Four was the magic number-Sport-News-Yacht OnLine

19 мая 2014 | Author: | No comments yet »
Ferretti 52S boat

Four was the magic number

Miracles of the cabala. Four was definitely the magic number for the 2008 Rolex Sydney Hobart. Bob Oatley’s 98’ Reichel-Pugh-designed supermaxi Wild Oats XI was first across the line for the fourth consecutive year. Not only that but the race attracted 100 participants and the 628-mile event (both numbers are divisible by four) turned into something of an extended match race between Wild Oats XI and Grant Wharington’s Skandia with just an hour and a half separating them at the line.

Just five hours behind them and aided by the sea conditions and breezes along the Tasmanian coast was a quartet of TP 52s (four again!). They actually ended up taking the first four positions in the final rankings in corrected time. Bob Steel’s Quest took overall victory and thus the Tattersall’s Cup.

Mr. Steel too had links to the number four or rather his wrist had. A long story but an interesting one. In 2002 (a year whose digits add up to four), he won the race with a previous Quest and caused a furore because just after he was presented with his prize of Rolex Yacht-Master he threw his old watch in the Derwent.

At this year’s prize-giving when he was asked if he would be doing the same, he took an old watch out of his pocket and flung it into the crowd before accepting his fourth Rolex. However, that particular new watch didn’t stay with him for long and ended up on the wrist of one Michael Green, Steel’s mentor and the man with whom he had won the race in 2002.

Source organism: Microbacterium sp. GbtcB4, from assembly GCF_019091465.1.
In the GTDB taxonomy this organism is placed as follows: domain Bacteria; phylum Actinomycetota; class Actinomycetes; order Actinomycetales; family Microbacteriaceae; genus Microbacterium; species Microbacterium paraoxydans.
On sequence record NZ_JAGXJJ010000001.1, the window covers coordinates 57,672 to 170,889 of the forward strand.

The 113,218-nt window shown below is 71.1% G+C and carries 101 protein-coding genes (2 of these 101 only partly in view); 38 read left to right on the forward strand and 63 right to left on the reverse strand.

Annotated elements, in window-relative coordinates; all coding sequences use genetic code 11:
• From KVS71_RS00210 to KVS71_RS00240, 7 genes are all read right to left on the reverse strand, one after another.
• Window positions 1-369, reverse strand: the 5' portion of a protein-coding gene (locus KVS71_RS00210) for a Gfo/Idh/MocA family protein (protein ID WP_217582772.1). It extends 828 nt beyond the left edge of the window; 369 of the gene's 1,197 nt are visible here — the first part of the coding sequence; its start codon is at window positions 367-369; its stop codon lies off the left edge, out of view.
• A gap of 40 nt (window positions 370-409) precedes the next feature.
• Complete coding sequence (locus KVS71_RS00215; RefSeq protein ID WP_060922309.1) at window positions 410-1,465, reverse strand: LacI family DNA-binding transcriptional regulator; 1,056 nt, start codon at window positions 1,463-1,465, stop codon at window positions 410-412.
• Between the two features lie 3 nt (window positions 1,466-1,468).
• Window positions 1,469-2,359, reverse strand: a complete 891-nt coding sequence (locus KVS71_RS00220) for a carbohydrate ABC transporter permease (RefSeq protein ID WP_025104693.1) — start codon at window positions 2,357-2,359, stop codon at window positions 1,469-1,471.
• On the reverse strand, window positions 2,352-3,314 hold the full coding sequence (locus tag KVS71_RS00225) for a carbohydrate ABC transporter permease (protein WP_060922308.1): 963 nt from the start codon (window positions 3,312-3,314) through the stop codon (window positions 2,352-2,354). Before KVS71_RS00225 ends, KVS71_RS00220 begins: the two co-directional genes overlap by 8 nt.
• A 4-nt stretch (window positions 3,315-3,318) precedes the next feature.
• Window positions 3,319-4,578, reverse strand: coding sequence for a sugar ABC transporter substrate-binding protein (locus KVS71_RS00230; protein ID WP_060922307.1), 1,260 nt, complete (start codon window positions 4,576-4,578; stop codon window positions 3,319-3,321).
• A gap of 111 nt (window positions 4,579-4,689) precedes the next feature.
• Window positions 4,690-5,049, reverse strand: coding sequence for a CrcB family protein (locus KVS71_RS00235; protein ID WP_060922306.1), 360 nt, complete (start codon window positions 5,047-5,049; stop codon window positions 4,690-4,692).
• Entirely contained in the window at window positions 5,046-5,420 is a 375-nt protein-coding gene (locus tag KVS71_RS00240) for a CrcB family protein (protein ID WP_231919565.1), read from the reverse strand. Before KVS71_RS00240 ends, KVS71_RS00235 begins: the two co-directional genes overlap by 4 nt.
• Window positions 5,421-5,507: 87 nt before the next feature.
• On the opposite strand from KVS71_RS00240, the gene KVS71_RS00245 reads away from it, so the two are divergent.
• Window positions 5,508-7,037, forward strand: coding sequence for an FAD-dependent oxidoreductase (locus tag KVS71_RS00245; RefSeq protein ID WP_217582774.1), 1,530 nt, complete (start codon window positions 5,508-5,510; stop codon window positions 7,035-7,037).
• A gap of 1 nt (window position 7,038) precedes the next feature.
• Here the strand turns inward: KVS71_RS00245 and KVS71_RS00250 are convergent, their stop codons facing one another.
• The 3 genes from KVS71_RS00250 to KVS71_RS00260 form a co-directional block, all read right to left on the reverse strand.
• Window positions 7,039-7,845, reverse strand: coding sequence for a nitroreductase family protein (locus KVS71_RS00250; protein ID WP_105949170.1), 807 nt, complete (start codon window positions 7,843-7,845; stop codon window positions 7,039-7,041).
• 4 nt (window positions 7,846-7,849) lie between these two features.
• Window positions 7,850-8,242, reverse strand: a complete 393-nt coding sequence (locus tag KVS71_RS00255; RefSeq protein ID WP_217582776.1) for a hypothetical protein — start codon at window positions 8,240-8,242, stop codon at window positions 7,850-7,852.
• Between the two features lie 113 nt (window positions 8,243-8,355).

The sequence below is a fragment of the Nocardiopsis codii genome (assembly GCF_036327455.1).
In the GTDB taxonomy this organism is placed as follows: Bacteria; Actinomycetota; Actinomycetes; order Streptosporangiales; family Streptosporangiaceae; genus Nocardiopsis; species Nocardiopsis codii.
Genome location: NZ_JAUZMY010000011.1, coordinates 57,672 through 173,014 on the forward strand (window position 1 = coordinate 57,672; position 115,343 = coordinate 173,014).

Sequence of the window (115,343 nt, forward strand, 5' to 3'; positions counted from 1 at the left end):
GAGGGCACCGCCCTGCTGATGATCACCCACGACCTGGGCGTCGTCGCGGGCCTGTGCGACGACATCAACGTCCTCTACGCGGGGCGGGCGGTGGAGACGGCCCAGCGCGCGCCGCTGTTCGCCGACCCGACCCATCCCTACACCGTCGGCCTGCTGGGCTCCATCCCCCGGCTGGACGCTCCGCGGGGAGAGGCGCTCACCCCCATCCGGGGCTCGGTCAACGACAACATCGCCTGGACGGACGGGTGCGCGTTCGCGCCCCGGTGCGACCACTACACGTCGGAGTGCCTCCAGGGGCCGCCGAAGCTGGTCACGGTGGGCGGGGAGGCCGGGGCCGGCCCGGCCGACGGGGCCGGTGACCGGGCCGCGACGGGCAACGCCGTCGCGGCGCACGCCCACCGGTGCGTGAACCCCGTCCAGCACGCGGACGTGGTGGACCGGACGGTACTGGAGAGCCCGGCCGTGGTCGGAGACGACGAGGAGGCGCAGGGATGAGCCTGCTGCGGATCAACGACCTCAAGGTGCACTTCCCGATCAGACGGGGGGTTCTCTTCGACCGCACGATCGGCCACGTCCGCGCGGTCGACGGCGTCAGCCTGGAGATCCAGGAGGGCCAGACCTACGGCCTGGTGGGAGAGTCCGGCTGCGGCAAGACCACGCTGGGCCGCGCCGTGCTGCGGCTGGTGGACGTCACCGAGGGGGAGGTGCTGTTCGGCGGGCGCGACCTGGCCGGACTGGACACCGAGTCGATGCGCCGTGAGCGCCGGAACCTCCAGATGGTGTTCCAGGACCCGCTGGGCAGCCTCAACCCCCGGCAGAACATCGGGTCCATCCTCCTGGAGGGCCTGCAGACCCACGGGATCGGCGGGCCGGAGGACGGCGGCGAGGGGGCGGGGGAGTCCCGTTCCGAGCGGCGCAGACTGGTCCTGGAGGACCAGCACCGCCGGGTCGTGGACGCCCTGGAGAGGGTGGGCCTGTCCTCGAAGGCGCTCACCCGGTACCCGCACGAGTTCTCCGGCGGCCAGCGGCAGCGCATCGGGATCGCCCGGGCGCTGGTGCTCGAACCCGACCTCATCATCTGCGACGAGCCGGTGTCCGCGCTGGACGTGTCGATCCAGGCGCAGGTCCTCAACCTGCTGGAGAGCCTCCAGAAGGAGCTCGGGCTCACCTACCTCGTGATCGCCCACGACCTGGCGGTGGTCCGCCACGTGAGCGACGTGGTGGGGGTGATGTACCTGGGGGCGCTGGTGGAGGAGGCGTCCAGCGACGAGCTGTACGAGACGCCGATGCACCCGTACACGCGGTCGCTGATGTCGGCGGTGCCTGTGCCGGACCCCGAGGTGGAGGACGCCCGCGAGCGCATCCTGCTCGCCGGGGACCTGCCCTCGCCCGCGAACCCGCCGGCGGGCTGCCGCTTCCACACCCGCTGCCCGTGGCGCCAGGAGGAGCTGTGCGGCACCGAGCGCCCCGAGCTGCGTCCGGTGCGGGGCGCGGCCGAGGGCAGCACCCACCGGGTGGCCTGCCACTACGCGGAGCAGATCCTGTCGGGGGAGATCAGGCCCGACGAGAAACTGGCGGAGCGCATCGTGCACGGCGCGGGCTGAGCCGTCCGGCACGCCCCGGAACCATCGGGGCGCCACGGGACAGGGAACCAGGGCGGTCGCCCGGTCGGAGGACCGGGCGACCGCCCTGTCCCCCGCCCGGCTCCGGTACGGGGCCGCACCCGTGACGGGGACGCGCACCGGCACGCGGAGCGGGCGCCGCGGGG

Ferretti 52S boat

This year the two were rivals in what was Green’s 30th Rolex Sydney Hobart. Green intends to go all the way to 35, the number marked by his father Peter, one of the well-known figures from the early racing days in the Bass Sea and who passed away in the 1990s. Since then Steel has poured a glass of rum into the sea after rounding the Tasmania lighthouse in his memory and drinks one too as he is crossing the line. Michael Green inherited a Rolex from his father but it was stolen from him four (that number again!) years later and so Steel decided to give him his prize. The other two IRC podium positions went to Cougar II, another Tp 52 from the Farr studio, and the Judel/Vrolijk Wot Now. Syd Fischer’s Ragamuffin was fourth. Fischer is a hardy 81-year-old, by the way, with no less than 40 Sydney-Hobarts to his credit. He was presented with a commemorative medal at the prize-giving during which his achievements in the race — the 1992 Tattersals Cup and two line honours in 1980 and 1988 were recalled.

Walross IV (fourth) took the prize for the yacht that had come furthest the Nissen 56 is used by the Academy Sailing Club in Berlin to prepare young sailors for offshore racing. This year, however, the sailor with the highest number of Sydney-Hobart races to his credit was Tony Cable on 45 he was followed by John Bennetto and Lou Abrahams both on 44.

Giacomo Giulietti

(Yacht Capital, n. 2/2009)

Ferretti 52S boat

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